In Vivo Imaging in Tumor Models

Imaging is a critical tool in oncology, applied in diagnostics, longitudinal monitoring of therapy response, and research. Applying imaging techniques traditionally used in the clinic, like magnetic resonance imaging (MRI) and positron emission tomography (PET), is a translational way to monitor the same readouts throughout your drug development program. These technologies in addition to optical imaging allow you to follow tumor growth and possible metastasis in your in vivo tumor studies. 

The Power of In Vivo Imaging

Traditional in vivo tumor models have few quantifiable intermediate readouts, and measurements are often dependent on survival. However, in vivo imaging offers many advantages, including:

  • Translational, quantitative results
    • Functional readouts
    • Pharmacodynamic effects and mechanism of action
  • Longitudinal quantitative analysis
    • Reduces the total number of mice per study with follow up of each animal at several time points
    • Additional data in a clinically-relevant setting
  • Highly sensitive and noninvasive
  • Comprehensive, fast visualization of pathology and tumor load
    • Early stage tumor/micro-metastasis analysis (e.g., after orthotopic implant)
    • Visualization of biodistribution of compounds, such as antibodies, ADCs, nanoparticles, and small molecules in vivo
    • Precise assessment of anatomy and disease morphology

Preclinical Imaging: A Translational Approach to Assess New Cancer Treatments

Preclinical Imaging: A Translational Approach to Assess New Cancer Treatments

Learn how we use preclinical imaging to document pathological findings, and how the predictive nature of these translational tools supports your development of new therapies.

Watch the Webinar


 

Types of Oncology In Vivo Imaging

Bioluminescence and Fluorescence Imaging: Optical imaging (e.g., IVIS) allows you to monitor a range of bioluminescent/ fluorescent biomarkers to study tumor growth – study multiple biomarkers to answer several biological questions in the same experiment.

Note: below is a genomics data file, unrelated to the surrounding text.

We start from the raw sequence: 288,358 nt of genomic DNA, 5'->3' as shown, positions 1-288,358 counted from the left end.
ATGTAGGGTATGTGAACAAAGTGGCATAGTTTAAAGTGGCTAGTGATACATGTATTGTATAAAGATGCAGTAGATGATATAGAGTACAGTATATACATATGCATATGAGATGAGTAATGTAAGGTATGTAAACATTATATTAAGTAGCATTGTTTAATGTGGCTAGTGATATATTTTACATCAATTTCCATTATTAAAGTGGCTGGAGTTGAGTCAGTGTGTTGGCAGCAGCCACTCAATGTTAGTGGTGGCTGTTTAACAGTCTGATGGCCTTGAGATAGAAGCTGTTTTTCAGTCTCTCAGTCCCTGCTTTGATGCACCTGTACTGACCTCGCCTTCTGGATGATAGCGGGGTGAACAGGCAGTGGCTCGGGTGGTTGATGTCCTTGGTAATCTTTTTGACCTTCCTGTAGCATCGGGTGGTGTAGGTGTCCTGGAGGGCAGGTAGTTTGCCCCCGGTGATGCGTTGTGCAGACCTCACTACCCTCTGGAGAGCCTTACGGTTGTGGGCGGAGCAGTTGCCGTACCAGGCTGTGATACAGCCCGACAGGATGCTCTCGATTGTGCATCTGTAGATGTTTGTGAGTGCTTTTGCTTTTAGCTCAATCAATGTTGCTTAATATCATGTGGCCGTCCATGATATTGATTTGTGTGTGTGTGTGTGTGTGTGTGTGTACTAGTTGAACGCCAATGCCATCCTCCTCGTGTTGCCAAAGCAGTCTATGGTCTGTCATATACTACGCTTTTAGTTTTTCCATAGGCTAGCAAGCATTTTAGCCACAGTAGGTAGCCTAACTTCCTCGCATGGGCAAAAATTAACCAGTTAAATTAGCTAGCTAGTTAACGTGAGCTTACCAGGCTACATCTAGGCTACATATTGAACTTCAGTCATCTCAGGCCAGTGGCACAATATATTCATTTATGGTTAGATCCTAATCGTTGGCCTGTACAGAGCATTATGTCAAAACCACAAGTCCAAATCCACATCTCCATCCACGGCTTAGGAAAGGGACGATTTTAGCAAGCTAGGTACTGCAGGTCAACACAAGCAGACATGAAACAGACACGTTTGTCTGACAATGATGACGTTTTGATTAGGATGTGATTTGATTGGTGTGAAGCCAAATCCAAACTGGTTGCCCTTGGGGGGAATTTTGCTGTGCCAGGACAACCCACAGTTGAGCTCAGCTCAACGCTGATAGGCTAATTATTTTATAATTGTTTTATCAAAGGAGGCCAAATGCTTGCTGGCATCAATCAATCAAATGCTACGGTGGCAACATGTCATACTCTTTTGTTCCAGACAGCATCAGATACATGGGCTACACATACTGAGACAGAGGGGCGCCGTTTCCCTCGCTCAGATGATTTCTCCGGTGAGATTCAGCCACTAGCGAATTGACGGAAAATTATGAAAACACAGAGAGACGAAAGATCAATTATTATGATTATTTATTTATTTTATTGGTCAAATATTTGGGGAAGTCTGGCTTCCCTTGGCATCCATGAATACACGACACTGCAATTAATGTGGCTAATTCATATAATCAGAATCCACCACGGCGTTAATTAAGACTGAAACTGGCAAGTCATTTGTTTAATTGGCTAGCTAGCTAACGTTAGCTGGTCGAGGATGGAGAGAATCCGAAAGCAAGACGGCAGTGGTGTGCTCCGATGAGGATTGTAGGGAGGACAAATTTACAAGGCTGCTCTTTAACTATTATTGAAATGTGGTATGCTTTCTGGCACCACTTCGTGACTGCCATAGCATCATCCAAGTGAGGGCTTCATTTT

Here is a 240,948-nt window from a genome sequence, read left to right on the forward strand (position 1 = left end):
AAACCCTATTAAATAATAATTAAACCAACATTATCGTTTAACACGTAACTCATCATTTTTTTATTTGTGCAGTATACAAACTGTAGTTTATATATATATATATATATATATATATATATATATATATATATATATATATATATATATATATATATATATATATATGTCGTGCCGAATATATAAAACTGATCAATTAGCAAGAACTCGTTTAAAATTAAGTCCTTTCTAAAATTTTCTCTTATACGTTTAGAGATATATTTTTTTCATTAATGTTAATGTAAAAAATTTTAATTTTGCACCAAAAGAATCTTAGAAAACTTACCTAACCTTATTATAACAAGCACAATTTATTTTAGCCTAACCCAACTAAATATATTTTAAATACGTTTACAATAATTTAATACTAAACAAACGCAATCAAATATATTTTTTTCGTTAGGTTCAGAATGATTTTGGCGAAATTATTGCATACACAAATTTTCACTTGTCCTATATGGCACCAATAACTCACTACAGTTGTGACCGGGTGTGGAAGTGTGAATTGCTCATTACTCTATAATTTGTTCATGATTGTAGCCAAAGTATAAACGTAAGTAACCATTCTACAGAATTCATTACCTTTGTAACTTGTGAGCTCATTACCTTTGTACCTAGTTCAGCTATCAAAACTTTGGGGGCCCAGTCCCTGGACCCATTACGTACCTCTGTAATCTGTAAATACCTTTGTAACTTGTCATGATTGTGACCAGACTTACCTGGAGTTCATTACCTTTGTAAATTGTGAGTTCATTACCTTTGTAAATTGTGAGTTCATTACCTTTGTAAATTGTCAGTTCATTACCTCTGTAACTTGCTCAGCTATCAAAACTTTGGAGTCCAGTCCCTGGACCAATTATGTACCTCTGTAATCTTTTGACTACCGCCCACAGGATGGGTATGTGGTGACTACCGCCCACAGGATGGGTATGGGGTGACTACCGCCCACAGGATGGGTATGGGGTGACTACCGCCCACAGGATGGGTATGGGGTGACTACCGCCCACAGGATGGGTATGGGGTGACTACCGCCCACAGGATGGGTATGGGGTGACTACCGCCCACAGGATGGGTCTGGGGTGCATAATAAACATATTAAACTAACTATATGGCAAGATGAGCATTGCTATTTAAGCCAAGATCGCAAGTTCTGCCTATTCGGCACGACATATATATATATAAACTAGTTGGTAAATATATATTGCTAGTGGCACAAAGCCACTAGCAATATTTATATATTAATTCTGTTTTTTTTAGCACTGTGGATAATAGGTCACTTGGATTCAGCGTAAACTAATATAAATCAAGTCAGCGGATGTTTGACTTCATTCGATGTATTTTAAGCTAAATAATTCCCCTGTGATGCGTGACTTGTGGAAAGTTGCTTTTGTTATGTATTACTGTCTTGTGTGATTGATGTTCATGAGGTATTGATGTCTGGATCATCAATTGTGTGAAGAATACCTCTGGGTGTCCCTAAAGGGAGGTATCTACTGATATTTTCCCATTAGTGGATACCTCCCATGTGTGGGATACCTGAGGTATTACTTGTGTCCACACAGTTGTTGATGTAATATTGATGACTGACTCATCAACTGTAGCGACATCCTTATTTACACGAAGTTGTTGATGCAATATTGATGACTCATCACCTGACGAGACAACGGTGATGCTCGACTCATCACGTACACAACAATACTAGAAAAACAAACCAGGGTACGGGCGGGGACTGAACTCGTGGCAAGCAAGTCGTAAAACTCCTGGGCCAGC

Anatomical Imaging: MRI, X-ray and computed tomography (CT), provides precise information about anatomical pathologies and tissue homeostasis.
Functional Imaging: PET and SPECT quantifies radioactively labelled compounds, allowing you to monitor biological processes like metabolism, proliferation, and inflammation, over time.

Request more information

 

Bioluminescence and Fluorescence Imaging

Example of Bioluminescence and Fluorescence Imaging.Using optical in vivo imaging (bioluminescence and fluorescence imaging) in your preclinical models, you can visualize numerous possible biological events happening within a live animal. In addition to seeing when and where molecular processes are taking place, this technique can help you monitor tumor growth and metastasis.

Bioluminescence and fluorescence imaging is especially valuable in orthotopic models, tracking tumor growth and metastasis in a tissue-specific tumor environment. Optical imaging is easily applied to all of Charles River’s model systems, including PDX, syngeneic and cell line-derived xenografts. If you’re uncertain which model is right for your studies, our experts can help you select from a wide range of luciferase cell lines in multiple histotypes. Our continued investment in development ensures this portfolio continues to grow so you can test and track your cancer therapies in the most disease-relevant systems.

Our team has validated the use of 2D and 3D in vivo optical imaging for applications such as:

  • Biodistribution of antibodies
  • Distribution of immune cells in tumor-bearing animals
  • Quantification of cancer-related biomarkers
  • Size and location of tumors